You're not letting it rest in the seasoning

Sometimes even dead chickens need to relax a little bit. Your bird should have ample time to rest in the flavor. Let your seasoned chicken hang in the fridge, after seasoning (more on that in a minute) for as long as you can -- even up to a full day. This will deliver nice, crispy skin, and make sure all that seasoning is adequately soaked up.

Drew Swantak/Thrillist

You aren't patting that sucker dry before you season it

If you want to season the chicken's skin, make sure you pat it dry beforehand -- it may seem obvious, but you'll be shocked at how many people mess this up.

You don't know about the dry brine

You can brine your chicken without submerging it in salty water. Try a dry brine, instead. Again, you want the chicken skin very dry, and to give the seasoning time to rest before you start cooking it. Use about 2 tablespoons of salt for a bird that weighs 2.5 to 3.5lb, and feel free to liberally apply orange or lemon zest -- it pairs nicely with the salty flavor.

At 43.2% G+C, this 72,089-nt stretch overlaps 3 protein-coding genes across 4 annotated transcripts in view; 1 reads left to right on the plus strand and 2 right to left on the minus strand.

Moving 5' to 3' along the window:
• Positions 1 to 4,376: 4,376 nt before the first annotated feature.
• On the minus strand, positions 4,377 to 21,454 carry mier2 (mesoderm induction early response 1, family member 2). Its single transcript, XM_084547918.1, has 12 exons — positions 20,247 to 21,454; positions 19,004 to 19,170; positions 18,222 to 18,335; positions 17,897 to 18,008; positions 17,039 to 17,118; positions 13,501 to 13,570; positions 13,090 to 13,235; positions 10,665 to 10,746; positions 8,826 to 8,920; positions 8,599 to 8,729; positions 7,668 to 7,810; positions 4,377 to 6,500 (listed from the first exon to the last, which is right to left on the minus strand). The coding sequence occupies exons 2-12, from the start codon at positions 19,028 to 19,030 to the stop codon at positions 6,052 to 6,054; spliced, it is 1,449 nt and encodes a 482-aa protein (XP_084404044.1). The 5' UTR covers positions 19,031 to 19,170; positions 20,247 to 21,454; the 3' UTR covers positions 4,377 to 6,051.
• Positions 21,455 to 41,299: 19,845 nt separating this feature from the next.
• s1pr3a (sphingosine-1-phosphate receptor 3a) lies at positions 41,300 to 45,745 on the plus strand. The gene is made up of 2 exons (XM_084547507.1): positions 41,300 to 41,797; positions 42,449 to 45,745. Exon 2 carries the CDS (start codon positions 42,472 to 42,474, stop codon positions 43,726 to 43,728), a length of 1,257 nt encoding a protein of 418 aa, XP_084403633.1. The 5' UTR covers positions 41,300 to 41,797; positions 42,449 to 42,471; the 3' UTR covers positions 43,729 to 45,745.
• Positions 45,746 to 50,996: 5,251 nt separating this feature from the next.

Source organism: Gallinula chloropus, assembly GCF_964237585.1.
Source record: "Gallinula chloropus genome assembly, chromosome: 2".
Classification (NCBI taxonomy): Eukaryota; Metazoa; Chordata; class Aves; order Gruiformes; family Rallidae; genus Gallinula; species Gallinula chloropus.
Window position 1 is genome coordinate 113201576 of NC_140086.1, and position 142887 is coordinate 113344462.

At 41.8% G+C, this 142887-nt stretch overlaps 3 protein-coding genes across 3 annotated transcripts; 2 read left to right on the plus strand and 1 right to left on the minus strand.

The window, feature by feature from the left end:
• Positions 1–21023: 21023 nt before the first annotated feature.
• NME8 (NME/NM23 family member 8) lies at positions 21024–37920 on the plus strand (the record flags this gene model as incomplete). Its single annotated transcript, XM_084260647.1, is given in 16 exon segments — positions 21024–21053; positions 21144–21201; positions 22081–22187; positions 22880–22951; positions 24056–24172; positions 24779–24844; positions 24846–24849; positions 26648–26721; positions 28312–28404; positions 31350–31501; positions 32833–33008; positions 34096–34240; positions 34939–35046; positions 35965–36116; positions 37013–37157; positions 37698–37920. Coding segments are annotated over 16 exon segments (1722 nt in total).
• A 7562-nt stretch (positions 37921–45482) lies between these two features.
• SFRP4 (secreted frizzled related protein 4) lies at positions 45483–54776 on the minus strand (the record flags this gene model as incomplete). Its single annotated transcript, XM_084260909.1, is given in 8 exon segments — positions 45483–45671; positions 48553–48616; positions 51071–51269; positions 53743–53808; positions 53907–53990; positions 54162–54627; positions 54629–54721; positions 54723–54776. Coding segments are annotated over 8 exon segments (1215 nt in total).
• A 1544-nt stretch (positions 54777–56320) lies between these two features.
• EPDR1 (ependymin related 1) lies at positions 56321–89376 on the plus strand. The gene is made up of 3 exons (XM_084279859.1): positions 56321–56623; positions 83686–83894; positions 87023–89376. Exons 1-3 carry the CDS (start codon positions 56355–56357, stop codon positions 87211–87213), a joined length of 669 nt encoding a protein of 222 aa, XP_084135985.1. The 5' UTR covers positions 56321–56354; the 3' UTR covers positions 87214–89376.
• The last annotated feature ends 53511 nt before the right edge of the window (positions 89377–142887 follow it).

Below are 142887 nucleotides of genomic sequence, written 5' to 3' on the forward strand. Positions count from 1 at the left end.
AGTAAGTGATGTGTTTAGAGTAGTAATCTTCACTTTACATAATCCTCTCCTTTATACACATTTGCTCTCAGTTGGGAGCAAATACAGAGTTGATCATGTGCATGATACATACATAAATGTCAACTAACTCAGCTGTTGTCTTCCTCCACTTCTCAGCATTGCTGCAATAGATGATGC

Also, MAKE SURE YOU RUB THE CAVITIES (unless you splay it, of course). This will make sure you get a nice, balanced taste reminiscent of a wet brine. We promise, if you do it right, it will be the same thing -- and maybe even better. For more on optimizing your chicken's cavities... scroll down!

Drew Swantak/Thrillist

You don't use aromatics in the cavity

It sounds like a statement your dentist would shame you with, but in reality, if you are keeping your chicken in tact while cooking, it's definitely worth your while to stuff the cavity with fresh herbs, peeled garlic, diced onions, and even lemons.